Meet the man behind the game
AFL supremo, Andrew Demetriou, talks to Neos Kosmos about almost everything... except football
Nobody knows the world of Australian Rules Football like Andrew Demetriou. A former player at the highest level, and the galvanising power behind the decisions that propel the indigenous game ever forward: he is immersed in the game like no other. So it was with some embarrassment that I confessed my personal knowledge about the AFL was somewhat limited. Evident of the man he is, our interview revealed the complexity and humanity evident in those who stand out in their fields.
I have always been fascinated by this man.
I've seen him - as you have as well - a million times on television and the impression I have always had was that this boss is a real toughie. The thunderous outbursts, the daring look in his eyes, the decisive nature of his presence suggested a man of steel. Is Andrew Demetriou a fearless human being though? Is he really a man of steel?
Well, you can make up your mind after reading this interview. But prior to that, just a small piece of information. Andrew Demetriou's all time favourite book is The Little Prince; a children's book written by the French writer Antoine de Saint-Exupery. You might have read it, and you might also hold fond memories. If not just keep in mind that this book is a hymn for life, love and friendship.
EP: What did Andrew Demetriou aspire to be when he was a child?
Andrew Demetriou: Nothing in particular really, and there was no pressure from our parents to be something. Of course they always wanted us to be educated, to have all those opportunities in life that they did not have. As young people we took it for granted that we will finish school - we will go to university. We felt that's what we had to do. It was a way for us to say thank you to our parents for giving us the opportunities. To be honest, I never knew at that early age what I wanted to do. I ended up studying Arts, I did some teaching and even then I didn't think I was there for the long term, and that was in my early twenties. And then I got into a private business, in the dental business.
EP: Had you ever thought of becoming just a footballer, or getting involved professionally with football?
AD: No, in fact when I played football - because we were semi-professionals then - we could study and all I thought about, was to make sure to use my football income to supplement what I wanted to do later in life. For example, to help me buy a house, which I did and that in return helped me to do other things. So I always thought a football career is short I never expected to work in football, I didn't have aspirations to work in football. I was more than happy to go and work in private enterprise. And I actually like the idea of being self-employed, but I never thought I would end up working in football. I never planned for it and I would have never thought about it.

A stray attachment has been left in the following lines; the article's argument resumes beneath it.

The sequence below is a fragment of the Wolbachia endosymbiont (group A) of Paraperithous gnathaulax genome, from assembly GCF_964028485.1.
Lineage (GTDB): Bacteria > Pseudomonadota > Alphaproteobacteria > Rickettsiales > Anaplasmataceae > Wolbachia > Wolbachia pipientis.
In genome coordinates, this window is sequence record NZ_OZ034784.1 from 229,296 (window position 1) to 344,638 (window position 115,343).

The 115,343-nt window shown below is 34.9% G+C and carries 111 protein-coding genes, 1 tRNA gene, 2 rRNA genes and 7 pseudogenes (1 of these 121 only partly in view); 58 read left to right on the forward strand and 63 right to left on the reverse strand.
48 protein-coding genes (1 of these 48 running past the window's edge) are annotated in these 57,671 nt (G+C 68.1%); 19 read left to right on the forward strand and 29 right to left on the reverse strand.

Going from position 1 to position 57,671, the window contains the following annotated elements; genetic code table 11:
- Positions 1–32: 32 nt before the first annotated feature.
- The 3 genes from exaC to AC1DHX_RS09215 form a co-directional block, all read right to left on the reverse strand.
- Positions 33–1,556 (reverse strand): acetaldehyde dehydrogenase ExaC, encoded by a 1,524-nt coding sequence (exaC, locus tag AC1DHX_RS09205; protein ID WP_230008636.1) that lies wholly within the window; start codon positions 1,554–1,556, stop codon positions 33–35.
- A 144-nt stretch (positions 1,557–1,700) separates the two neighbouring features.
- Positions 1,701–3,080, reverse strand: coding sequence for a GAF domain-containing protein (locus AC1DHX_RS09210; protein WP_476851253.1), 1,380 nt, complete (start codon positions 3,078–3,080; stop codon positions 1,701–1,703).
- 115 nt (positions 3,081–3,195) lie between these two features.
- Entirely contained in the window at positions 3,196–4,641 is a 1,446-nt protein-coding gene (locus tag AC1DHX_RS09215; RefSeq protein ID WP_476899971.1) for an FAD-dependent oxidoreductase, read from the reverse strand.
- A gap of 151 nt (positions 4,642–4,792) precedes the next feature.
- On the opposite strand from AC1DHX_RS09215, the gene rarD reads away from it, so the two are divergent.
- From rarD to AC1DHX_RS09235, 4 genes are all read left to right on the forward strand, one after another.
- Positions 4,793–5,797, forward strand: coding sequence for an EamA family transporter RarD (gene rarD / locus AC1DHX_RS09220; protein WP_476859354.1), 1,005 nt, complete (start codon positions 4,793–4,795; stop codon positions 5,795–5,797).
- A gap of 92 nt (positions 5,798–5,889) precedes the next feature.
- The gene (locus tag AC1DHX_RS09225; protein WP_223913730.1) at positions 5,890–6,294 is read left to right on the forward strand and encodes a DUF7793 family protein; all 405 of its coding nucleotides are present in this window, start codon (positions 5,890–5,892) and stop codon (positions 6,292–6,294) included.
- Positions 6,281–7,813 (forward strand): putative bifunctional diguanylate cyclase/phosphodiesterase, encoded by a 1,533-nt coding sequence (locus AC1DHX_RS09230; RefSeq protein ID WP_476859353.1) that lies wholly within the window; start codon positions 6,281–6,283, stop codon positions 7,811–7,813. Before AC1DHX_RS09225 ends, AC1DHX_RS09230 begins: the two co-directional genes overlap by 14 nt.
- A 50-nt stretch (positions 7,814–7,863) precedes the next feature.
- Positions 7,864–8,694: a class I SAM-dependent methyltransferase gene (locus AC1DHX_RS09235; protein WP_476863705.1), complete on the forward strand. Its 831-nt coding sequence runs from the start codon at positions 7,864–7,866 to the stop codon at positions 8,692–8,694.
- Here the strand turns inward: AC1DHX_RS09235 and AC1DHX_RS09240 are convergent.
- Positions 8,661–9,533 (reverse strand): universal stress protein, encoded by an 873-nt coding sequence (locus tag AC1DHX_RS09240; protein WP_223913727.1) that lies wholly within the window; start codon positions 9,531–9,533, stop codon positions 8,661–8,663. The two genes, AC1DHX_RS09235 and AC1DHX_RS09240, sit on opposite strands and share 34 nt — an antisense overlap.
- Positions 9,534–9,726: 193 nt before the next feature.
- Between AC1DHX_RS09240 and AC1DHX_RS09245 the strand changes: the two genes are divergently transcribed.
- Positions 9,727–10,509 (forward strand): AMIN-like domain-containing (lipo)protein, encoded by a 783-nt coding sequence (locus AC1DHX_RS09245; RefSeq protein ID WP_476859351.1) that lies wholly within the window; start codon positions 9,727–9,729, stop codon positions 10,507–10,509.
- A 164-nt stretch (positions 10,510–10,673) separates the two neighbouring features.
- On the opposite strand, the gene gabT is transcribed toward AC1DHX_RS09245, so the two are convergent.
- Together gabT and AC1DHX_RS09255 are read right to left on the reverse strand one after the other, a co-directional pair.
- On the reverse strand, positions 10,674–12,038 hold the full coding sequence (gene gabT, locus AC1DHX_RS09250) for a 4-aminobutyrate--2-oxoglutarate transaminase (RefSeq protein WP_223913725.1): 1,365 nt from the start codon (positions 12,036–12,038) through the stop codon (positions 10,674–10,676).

EP: What are the values that define the way you lead your life both personally and professionally?
AD: Easy question for me! They are the values that we inherited from our parents. The first and foremost is the value of respect. We were brought up learning to respect all people, from all backgrounds. My parents were genuine believers that you must respect all people, regardless of where they come from, what they look like or what religion they are. You don't have to like all people but you should respect them. That has held me in very good stead all of my life. And I believe that if respect becomes your core value in life, all the other values follow. Some very important values for me have always been integrity, truthfulness, and honesty. These are things that for me are not negotiable. You see I am pretty boring when it comes to that, I never deviate from these values. If I get accused of being too honest, fine. If I get accused of being too respectful, great. All these accusations stand because it is true.
EP: Professionally you are regarded as a very successful individual. I would like to know how Andrew defines success in his personal life?
AD: For me in my personal life success revolves around my family. That's my first priority, and my second and my third priority. So while my father is still around I do my best to make sure that he is treated with respect. He's earned the right to retire, the right to be looked after and we do our best as a family to do that. I've got three older brothers and we maintain a very close relationship. We've all got children and we are all very close. And now in my own immediate family, my number one priority, are my four children and my wife. Watching them grow up, teaching them to grow to be good people, respect other people. It is a fascinating journey because I get a lot of reward seeing the results. It is very rewarding. To me that's success. The ability to influence your family to make them better people, who can make great contributions to the society.
EP: So let's forward the clock some 40 years in the future. What do you think would make you happy as an old man?
AD: I would feel like the happiest and the most successful human being if I can be around my family and I can see them achieving their dreams. I do not care about the material aspects in life. As long as I have a healthy family and they have become decent citizens, with good values. That's very important for me.
EP: Talking about health. I know you lost your first wife from cancer some years ago. How did a man of steel, as people tend to believe you are, deal with such loss?
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